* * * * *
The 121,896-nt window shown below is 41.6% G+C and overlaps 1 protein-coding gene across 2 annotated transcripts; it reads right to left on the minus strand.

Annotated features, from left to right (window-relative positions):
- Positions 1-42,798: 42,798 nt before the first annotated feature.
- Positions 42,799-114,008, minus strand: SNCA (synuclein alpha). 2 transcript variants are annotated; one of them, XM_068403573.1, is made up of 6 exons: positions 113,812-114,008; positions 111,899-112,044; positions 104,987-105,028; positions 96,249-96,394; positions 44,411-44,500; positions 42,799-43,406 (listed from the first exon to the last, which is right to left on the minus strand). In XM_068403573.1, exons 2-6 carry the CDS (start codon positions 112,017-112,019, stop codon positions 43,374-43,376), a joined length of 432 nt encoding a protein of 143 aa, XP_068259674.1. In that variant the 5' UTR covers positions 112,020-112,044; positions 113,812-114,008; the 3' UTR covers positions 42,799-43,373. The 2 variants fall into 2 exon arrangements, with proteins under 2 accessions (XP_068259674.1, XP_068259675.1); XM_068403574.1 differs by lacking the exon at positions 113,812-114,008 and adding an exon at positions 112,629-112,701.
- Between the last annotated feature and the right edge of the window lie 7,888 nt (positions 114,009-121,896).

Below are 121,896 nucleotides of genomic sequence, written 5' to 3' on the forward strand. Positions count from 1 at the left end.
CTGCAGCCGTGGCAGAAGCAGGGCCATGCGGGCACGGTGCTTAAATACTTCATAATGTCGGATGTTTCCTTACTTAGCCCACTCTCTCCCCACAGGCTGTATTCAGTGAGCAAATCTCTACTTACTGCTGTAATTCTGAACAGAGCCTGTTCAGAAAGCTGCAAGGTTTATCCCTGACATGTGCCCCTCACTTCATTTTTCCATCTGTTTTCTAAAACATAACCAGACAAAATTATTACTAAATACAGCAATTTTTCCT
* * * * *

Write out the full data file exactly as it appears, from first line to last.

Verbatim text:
The 121,896-nt window shown below is 41.6% G+C and overlaps 1 protein-coding gene across 2 annotated transcripts; it reads right to left on the minus strand.

Annotated features, from left to right (window-relative positions):
- Positions 1-42,798: 42,798 nt before the first annotated feature.
- Positions 42,799-114,008, minus strand: SNCA (synuclein alpha). 2 transcript variants are annotated; one of them, XM_068403573.1, is made up of 6 exons: positions 113,812-114,008; positions 111,899-112,044; positions 104,987-105,028; positions 96,249-96,394; positions 44,411-44,500; positions 42,799-43,406 (listed from the first exon to the last, which is right to left on the minus strand). In XM_068403573.1, exons 2-6 carry the CDS (start codon positions 112,017-112,019, stop codon positions 43,374-43,376), a joined length of 432 nt encoding a protein of 143 aa, XP_068259674.1. In that variant the 5' UTR covers positions 112,020-112,044; positions 113,812-114,008; the 3' UTR covers positions 42,799-43,373. The 2 variants fall into 2 exon arrangements, with proteins under 2 accessions (XP_068259674.1, XP_068259675.1); XM_068403574.1 differs by lacking the exon at positions 113,812-114,008 and adding an exon at positions 112,629-112,701.
- Between the last annotated feature and the right edge of the window lie 7,888 nt (positions 114,009-121,896).

Below are 121,896 nucleotides of genomic sequence, written 5' to 3' on the forward strand. Positions count from 1 at the left end.
CTGCAGCCGTGGCAGAAGCAGGGCCATGCGGGCACGGTGCTTAAATACTTCATAATGTCGGATGTTTCCTTACTTAGCCCACTCTCTCCCCACAGGCTGTATTCAGTGAGCAAATCTCTACTTACTGCTGTAATTCTGAACAGAGCCTGTTCAGAAAGCTGCAAGGTTTATCCCTGACATGTGCCCCTCACTTCATTTTTCCATCTGTTTTCTAAAACATAACCAGACAAAATTATTACTAAATACAGCAATTTTTCCT